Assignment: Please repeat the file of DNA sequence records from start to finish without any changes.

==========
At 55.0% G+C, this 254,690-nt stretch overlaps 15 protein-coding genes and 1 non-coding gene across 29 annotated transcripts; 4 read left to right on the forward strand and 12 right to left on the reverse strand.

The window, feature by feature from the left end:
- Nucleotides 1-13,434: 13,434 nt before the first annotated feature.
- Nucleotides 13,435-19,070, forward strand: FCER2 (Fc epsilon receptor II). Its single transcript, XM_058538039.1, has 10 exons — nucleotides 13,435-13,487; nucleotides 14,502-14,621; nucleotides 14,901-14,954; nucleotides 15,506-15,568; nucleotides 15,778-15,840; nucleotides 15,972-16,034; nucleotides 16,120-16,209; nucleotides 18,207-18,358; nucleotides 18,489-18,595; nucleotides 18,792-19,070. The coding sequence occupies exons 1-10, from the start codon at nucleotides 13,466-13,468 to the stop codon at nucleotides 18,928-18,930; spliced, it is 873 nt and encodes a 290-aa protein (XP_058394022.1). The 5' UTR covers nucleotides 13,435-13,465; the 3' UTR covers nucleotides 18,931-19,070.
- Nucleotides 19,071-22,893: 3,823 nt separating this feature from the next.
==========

At 55.0% G+C, this 254,690-nt stretch overlaps 15 protein-coding genes and 1 non-coding gene across 29 annotated transcripts; 4 read left to right on the forward strand and 12 right to left on the reverse strand.

The window, feature by feature from the left end:
- Nucleotides 1-13,434: 13,434 nt before the first annotated feature.
- Nucleotides 13,435-19,070, forward strand: FCER2 (Fc epsilon receptor II). Its single transcript, XM_058538039.1, has 10 exons — nucleotides 13,435-13,487; nucleotides 14,502-14,621; nucleotides 14,901-14,954; nucleotides 15,506-15,568; nucleotides 15,778-15,840; nucleotides 15,972-16,034; nucleotides 16,120-16,209; nucleotides 18,207-18,358; nucleotides 18,489-18,595; nucleotides 18,792-19,070. The coding sequence occupies exons 1-10, from the start codon at nucleotides 13,466-13,468 to the stop codon at nucleotides 18,928-18,930; spliced, it is 873 nt and encodes a 290-aa protein (XP_058394022.1). The 5' UTR covers nucleotides 13,435-13,465; the 3' UTR covers nucleotides 18,931-19,070.
- Nucleotides 19,071-22,893: 3,823 nt separating this feature from the next.